- Tesla CEO Elon Musk sniped at Silicon Valley neighbor Apple twice during a conference call to discuss Tesla earnings on Monday.
- The first time, he said that Apple uses more cobalt in its batteries than Tesla did.
- The second time, after he referred to "walled gardens," he fake coughed and mentioned Apple in a reference to challenges to its App Store policies.
Tesla CEO Elon Musk sniped at Silicon Valley neighbor Apple twice during a conference call to discuss Tesla earnings on Monday.
Although the companies don't compete directly today, Apple is reportedly building an electric self-driving vehicle under a project code-named Titan, and has attracted a number of engineers and executives away from Tesla. The Titan project is reportedly run by Doug Field, who returned to Apple in 2018 after five years at Tesla.
When asked about Tesla's supply chain, Musk said that there's a misperception that Tesla uses a lot of cobalt, a key material in the production of lithium-ion cells used in both smartphones and electric cars.
"Apple uses I think almost 100% cobalt in their batteries and cell phones and laptops, but Tesla uses no cobalt in the iron-phosphate packs, and almost none in the nickel-based chemistries," Musk said. "On on a weighted-average basis we might use 2% cobalt compared to say, Apple's 100% cobalt. Anyway, so it's just really not a factor."
Some cobalt mined in places like the Democratic Republic of the Congo has been linked to human rights abuses such as child labor. In 2019, Apple, in addition to Tesla and other major technology companies, was named as defendants in a human rights lawsuit, according to The Guardian.
In a conflict minerals report published earlier this year, Apple said it publishes a list of all conflict minerals and cobalt smelters and refiners, and all of Apple's cobalt suppliers participated in audits in 2020. An Apple representative didn't return a request for comment.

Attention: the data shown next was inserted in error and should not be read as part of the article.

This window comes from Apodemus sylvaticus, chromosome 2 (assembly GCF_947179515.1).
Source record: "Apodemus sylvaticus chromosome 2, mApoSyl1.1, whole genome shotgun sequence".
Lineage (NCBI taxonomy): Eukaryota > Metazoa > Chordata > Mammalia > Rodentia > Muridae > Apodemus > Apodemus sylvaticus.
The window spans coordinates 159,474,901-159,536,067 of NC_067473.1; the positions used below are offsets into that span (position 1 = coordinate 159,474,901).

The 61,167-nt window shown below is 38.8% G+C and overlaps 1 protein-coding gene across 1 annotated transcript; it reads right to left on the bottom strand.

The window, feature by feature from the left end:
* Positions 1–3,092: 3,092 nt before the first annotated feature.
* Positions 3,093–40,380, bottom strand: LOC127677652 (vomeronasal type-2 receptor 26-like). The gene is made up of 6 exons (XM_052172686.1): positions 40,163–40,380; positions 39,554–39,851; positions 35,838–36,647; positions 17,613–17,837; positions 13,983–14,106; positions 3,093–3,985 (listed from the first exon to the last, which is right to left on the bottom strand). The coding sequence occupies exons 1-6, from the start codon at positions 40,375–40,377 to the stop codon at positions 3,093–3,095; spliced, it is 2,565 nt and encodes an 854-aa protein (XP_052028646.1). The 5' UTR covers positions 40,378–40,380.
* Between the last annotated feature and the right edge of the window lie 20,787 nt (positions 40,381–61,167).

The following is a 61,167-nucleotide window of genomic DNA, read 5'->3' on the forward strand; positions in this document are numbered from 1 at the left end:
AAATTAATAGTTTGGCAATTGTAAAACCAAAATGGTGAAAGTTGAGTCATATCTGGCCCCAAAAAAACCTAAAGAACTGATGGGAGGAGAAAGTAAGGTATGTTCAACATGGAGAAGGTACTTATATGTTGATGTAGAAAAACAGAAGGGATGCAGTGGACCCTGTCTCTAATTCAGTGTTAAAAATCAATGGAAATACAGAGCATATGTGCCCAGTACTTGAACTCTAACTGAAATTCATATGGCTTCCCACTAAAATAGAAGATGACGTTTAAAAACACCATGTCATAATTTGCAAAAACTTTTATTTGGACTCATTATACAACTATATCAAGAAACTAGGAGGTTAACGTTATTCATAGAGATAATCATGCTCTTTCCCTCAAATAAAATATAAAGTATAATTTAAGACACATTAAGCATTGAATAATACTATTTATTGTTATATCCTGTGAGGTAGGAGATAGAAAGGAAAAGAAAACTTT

Later in the call, Musk made a crack about Apple's so-called "walled garden," which is named because Apple strictly controls what software can be installed on the iPhone through its App Store. Apple's walled garden is facing scrutiny from lawmakers and other companies, including in an antitrust trial that took place earlier this year after it was sued by Epic Games over App Store fees and policies.
"I think we do want to emphasize that our goal is to support the advent of sustainable energy," Musk said in response to a question about letting competitors use its charger network. "It is not to create a walled garden and use that to bludgeon our competitors which is used by some companies."
Musk then faked a cough and said, "Apple."
During the call, Musk said he likely would not appear on future Tesla earnings calls unless he has "something really important" that he needs to say.